Debating Christmas Celebrations in Public Places

ByABC News
December 7, 2004, 3:17 PM

MAPLEWOOD, N.J., Dec. 7, 2004 — -- Members of the Columbia High School brass ensemble were not allowed to play Christmas carols at their holiday concert this year -- not even instrumental versions.

At a school board meeting Monday night, parents and students alike expressed their outrage.

"This is censorship at its most basic level and political correctness to its extreme," said student Ryan Dahn.

"When you close that door you are supporting ignorance, and I think it's a very sad thing," said parent Melanie Amsterdam.

The controversy is by no means an isolated case. The role of religion during the Christmas season is a source of annual angst. But this year, people in "red," or Republican, America -- particularly Christian conservatives -- are in an unprecedented uproar.

They are sending letters to public schools in Chicago, where the words "Merry Christmas" have been excised from a popular song; boycotting Macy's, which has removed "Merry Christmas" signs from its department stores; and protesting the exclusion of a church group from Denver's annual Parade of Lights.

"What they don't understand is that by not wanting to offend anyone, they're excluding a huge group of people, and that is all of those of the Christian faith," said Doug Newcomb, business administrator of the Faith Bible Chapel in Arvada, Colo.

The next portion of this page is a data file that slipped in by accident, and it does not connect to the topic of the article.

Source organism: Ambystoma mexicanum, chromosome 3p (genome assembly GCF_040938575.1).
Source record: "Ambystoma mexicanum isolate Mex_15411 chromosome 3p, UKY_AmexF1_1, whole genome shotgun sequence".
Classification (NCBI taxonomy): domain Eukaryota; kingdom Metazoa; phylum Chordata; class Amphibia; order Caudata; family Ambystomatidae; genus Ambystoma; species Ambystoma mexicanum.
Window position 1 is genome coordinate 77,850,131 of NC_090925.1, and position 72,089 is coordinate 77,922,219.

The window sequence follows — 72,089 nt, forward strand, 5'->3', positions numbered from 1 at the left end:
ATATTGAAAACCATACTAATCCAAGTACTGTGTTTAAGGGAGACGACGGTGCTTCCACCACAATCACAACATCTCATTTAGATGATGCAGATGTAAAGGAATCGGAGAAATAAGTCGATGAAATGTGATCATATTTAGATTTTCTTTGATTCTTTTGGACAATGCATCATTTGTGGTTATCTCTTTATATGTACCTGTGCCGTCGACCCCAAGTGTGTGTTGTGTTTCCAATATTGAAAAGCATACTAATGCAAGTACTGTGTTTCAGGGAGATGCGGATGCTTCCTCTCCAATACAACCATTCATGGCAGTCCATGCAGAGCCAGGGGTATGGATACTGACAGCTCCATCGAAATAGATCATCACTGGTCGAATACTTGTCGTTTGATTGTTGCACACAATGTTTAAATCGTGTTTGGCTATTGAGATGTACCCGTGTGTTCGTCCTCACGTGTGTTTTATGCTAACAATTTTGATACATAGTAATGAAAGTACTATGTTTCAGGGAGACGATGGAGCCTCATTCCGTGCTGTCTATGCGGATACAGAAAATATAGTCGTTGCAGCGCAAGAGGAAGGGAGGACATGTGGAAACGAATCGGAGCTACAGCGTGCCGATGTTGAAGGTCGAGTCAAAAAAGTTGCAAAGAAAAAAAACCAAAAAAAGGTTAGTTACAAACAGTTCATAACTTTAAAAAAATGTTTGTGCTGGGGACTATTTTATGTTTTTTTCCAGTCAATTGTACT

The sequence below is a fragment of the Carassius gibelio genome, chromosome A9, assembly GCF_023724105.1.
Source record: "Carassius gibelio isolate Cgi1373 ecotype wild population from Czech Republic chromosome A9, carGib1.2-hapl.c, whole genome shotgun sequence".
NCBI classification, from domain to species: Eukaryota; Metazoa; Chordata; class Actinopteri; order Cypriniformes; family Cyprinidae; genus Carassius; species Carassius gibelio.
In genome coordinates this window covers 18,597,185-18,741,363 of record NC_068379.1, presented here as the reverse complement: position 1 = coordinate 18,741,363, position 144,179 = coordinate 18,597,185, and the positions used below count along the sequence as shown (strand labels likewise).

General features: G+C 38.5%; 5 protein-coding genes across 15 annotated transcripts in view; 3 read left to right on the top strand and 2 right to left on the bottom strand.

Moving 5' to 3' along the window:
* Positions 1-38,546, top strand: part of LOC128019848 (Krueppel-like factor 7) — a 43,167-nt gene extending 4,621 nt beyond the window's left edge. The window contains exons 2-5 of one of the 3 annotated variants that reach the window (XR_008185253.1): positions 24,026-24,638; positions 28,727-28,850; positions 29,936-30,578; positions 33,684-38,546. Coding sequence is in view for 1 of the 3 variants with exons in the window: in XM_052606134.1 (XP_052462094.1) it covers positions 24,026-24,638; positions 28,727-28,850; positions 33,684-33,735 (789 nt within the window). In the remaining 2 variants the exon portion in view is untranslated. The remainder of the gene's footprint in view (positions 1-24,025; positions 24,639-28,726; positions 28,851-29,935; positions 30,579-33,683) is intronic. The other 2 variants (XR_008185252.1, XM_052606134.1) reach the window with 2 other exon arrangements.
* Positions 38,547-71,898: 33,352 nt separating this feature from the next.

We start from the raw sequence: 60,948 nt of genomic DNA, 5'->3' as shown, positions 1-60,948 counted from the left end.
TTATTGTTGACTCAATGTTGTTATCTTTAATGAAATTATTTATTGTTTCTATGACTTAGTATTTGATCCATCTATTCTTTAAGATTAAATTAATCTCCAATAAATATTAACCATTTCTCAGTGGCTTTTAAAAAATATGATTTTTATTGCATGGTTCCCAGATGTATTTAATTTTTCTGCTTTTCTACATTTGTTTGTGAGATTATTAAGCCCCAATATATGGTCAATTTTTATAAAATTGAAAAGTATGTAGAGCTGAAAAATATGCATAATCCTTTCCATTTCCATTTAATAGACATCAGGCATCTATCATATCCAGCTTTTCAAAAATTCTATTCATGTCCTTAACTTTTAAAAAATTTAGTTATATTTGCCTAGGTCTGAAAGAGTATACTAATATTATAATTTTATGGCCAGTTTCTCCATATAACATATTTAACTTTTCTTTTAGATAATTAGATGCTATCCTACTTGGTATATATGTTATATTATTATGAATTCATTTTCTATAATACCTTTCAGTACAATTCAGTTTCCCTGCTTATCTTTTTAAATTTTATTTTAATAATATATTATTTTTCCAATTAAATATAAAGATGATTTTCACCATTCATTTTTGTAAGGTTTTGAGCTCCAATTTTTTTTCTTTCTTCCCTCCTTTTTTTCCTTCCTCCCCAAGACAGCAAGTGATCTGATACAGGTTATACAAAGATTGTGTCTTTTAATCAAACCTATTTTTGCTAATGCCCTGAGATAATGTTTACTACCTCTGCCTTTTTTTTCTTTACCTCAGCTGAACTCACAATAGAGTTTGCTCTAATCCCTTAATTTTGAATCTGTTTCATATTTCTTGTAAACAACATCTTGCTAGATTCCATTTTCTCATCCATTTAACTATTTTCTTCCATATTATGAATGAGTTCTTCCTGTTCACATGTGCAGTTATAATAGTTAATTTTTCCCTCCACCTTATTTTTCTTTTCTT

Attorney Demetrios Stratis, affiliated with the conservative civil liberties group Alliance Defense Fund, is one of 700 Christian lawyers across the country poised to pounce on such cases.

"We just don't believe that you need to stamp out religion in the public square," he said.

There are those in Maplewood -- and in "blue," or Democratic, America generally -- who say religion should be a private matter.

"Holiday celebrations where Christian music is being sung make people feel different," said Mark Brownstein, a Maplewood parent. "And because it is such a majority, it makes the minority feel uncomfortable."

But Eric Chabrow, who is Jewish, says his son, Sam, should be able to play Christmas songs in the high school band. Chabrow is a part of "blue" America and generally supports the separation of church and state.